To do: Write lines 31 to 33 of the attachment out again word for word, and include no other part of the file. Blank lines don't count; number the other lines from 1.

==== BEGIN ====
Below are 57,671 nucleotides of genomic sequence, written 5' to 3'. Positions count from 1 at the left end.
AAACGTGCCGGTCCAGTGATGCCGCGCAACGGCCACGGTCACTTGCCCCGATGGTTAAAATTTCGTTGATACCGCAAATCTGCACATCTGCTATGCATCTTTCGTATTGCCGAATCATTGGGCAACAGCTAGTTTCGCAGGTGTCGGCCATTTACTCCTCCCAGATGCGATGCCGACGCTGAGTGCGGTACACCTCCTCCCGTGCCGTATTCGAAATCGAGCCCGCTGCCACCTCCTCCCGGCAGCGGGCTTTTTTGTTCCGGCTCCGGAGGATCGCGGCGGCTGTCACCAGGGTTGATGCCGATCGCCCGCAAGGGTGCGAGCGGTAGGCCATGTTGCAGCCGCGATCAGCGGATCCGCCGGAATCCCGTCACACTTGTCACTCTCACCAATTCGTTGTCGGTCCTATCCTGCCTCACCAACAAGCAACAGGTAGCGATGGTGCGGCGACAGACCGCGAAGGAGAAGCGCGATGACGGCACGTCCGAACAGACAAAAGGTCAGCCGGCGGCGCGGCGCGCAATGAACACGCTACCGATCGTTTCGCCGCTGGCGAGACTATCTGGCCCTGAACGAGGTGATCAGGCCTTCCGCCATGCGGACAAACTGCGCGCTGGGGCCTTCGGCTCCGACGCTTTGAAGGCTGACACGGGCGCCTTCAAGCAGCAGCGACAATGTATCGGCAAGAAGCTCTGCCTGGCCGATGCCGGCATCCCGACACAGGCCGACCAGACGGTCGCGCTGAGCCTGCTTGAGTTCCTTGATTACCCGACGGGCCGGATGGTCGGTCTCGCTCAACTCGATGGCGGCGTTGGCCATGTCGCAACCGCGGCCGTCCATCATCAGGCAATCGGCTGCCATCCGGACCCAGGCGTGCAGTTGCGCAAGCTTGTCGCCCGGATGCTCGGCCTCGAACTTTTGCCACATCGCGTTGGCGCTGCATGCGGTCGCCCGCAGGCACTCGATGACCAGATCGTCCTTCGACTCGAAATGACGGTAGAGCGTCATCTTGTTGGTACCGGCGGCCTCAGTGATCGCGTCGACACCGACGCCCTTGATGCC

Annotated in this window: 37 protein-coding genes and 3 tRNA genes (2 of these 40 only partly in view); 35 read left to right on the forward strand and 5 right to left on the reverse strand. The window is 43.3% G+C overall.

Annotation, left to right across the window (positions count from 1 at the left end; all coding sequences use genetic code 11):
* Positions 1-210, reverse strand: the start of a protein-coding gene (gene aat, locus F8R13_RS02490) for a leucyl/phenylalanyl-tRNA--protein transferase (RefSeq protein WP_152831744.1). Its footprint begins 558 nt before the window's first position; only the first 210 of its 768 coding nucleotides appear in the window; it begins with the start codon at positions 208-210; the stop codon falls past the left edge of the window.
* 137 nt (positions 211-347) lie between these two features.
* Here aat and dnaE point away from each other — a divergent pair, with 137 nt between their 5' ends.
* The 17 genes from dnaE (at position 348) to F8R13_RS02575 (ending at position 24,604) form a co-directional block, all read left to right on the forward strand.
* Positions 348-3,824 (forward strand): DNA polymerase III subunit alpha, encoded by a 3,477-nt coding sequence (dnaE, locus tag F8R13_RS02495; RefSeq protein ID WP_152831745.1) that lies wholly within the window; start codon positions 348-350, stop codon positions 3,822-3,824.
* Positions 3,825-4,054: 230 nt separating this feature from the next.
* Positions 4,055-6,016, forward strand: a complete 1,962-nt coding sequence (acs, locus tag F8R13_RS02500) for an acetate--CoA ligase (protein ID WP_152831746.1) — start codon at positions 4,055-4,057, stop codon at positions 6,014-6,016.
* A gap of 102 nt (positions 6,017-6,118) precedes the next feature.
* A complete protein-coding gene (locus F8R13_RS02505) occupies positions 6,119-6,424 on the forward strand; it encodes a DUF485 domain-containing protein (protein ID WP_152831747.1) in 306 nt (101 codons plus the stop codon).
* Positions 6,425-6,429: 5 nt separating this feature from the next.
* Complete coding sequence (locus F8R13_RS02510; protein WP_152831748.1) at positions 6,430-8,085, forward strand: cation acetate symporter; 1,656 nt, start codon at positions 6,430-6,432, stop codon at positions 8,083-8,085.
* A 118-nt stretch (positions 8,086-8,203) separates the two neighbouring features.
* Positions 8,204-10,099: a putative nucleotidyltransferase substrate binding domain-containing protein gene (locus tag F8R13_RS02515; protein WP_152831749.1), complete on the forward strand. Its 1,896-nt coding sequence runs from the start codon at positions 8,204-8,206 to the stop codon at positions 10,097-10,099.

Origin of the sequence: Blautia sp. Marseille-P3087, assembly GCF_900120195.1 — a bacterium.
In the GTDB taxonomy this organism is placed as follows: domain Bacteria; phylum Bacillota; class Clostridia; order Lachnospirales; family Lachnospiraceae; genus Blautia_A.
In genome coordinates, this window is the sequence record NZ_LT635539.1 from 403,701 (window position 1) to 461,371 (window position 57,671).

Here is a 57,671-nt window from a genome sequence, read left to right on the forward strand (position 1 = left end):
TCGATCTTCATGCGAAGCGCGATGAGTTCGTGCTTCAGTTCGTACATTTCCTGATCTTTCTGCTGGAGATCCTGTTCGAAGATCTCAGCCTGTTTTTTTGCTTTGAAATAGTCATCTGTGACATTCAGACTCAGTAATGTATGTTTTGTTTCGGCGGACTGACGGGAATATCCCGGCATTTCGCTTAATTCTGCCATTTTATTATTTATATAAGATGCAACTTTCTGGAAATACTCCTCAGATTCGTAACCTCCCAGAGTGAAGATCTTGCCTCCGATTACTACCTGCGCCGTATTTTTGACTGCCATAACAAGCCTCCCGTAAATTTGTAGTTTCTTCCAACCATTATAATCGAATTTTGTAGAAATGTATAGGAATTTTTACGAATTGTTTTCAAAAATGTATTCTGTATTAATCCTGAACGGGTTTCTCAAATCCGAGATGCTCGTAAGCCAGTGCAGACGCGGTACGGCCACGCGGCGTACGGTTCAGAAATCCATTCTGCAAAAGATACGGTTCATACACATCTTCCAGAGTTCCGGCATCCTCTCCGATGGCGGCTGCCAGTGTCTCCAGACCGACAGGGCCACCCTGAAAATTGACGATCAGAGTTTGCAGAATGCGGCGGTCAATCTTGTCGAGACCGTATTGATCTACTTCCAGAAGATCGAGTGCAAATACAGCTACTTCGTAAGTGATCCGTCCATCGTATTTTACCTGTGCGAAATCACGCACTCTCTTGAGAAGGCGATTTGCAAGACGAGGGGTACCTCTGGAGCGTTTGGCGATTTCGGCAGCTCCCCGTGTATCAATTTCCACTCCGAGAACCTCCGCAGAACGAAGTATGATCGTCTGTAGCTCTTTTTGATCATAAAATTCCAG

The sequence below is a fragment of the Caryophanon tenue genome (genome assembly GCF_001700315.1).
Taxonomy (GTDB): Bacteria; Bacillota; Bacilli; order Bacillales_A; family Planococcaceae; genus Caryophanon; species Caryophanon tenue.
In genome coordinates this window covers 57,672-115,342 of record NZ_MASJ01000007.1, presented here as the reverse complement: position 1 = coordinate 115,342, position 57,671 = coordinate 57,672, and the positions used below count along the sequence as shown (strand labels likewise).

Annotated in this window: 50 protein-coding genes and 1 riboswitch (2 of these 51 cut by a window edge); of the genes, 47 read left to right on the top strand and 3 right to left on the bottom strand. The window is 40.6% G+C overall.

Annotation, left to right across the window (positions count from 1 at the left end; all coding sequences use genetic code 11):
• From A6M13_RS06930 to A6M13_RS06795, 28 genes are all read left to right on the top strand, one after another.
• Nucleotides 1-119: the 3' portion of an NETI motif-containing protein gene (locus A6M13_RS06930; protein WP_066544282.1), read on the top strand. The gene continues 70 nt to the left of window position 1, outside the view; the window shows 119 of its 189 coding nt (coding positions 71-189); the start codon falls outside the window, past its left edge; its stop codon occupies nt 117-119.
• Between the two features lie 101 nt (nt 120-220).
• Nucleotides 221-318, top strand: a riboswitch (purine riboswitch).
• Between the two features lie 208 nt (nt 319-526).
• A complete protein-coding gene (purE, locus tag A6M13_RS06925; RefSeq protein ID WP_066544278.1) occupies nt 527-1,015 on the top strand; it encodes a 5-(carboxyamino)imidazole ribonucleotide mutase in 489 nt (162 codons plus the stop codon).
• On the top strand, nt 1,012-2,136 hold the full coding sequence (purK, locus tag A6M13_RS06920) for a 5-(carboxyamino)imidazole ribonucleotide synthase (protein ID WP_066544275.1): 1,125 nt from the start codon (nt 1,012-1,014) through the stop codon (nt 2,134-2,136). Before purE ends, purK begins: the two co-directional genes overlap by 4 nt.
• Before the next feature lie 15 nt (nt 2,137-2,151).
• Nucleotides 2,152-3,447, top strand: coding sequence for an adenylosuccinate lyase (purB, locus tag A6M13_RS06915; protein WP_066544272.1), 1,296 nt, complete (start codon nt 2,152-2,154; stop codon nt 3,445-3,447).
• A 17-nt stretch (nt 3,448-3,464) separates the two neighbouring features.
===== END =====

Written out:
• Nucleotides 221-318, top strand: a riboswitch (purine riboswitch).
• Between the two features lie 208 nt (nt 319-526).
• A complete protein-coding gene (purE, locus tag A6M13_RS06925; RefSeq protein ID WP_066544278.1) occupies nt 527-1,015 on the top strand; it encodes a 5-(carboxyamino)imidazole ribonucleotide mutase in 489 nt (162 codons plus the stop codon).